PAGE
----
1 of 1 people found the following review helpful
"Elen sila lumenn' omentielvo" - a bright star shines indeed on our meeting with this new great, wonderful adventure...,
This review is from: The Hobbit: An Unexpected Journey (DVD + UV Copy(  (DVD)
I was very impressed by "Hobbit". Below you will find the reasons why I liked this film so much, with some limited SPOILERS.
1. A successful combination of great fidelity to Tolkien's vision with some skilful alterations. In second part of LOTR ("Two Towers") Peter Jackson allowed himself some very considerable liberties with the characters of king Theoden of Rohan and captain Faramir of Gondor, and as a consequence he harmed this one part of his great trilogy. He clearly learned his lesson and in this film, even if there are some differences between the scenario and the original book, those modifications were done with a great skill, good taste and in deep respect with the general vision contained in Tolkien's books in general.
Amongst those successful modifications are a greater development of the story of Smaug's coming to Erebor, of dwarves wanderings and their wars with Orcs from Moria (those last elements are taken from original annexes to "Lord of the Rings") and a larger inclusion of scary and extremely creepy Dol Guldur fortress (which is only briefly mentioned in the book). There is also a longer and more dramatic chapter devoted to Great Goblin's caves, a brief but impressive look at stone giants (creatures only suggested in Tolkien's lore) and last but not least, some real screen time devoted to Radagast the Brown, an extremely odd but very, very attaching character. Radagast also shows in this film that he is definitely a force to be reckoned with and not just a sidekick - although, as Saruman venomously suggests it, he also appears to be all the time "tripping on 'shrooms"...)))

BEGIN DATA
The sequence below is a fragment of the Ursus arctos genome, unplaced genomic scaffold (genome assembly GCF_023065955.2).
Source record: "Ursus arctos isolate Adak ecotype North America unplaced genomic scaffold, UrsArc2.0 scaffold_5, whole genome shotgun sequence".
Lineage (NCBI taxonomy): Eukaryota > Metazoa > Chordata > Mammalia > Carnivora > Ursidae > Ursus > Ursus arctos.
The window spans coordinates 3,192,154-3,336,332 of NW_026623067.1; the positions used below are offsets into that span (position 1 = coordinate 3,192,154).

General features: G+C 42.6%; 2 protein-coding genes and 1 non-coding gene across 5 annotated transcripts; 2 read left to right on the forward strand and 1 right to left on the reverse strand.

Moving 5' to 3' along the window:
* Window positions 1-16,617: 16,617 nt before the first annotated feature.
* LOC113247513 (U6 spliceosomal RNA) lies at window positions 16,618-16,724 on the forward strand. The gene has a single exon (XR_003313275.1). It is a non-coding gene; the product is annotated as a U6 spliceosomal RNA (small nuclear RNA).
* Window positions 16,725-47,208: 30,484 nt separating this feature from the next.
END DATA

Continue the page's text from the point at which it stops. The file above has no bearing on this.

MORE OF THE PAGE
There is also more place devoted to the White Council (with Saruman, Galadriel, Elrond and Gandalf present and Radagast and Cirdan absent) and those passages come in fact from the annexes to LOTR rather than from "Hobbit" itself. Finally, even if many good jokes are included, the general tone of this film is more serious than in the book, with the dwarves being a little less comically represented and their leader, prince Thorin Oakenshield, being a much more impressive character, conserving a very great dignity and majesty even when being stuffed in a troll's bag...)))
Finally, the leader of Moria Orcs at the time of dwarves expedition is still Azog the Defiler rather than his son Bolg - but I forgive willingly Peter Jackson this change, as Azog is a really IMPRESSIVE creature! On another hand, and this is one of the very few things I found a little objectionnable, Orcs seem to not fear sunlight in this film (Goblins of Misty Mountains on another hand still fear the light of the day) - but after all it is a rather minor thing.
As you can see Peter Jackson changed the story for the needs of his "Hobbit" trilogy, but he did it with the greatest care and by showing this time the greatest respect to the general spirit of Tolkien's works.
2. A great mastery of the visual aspect of the film. The images of Middle Earth are breath-taking, the creatures (good and evil) are excellent and the costumes and weaponry simply perfect.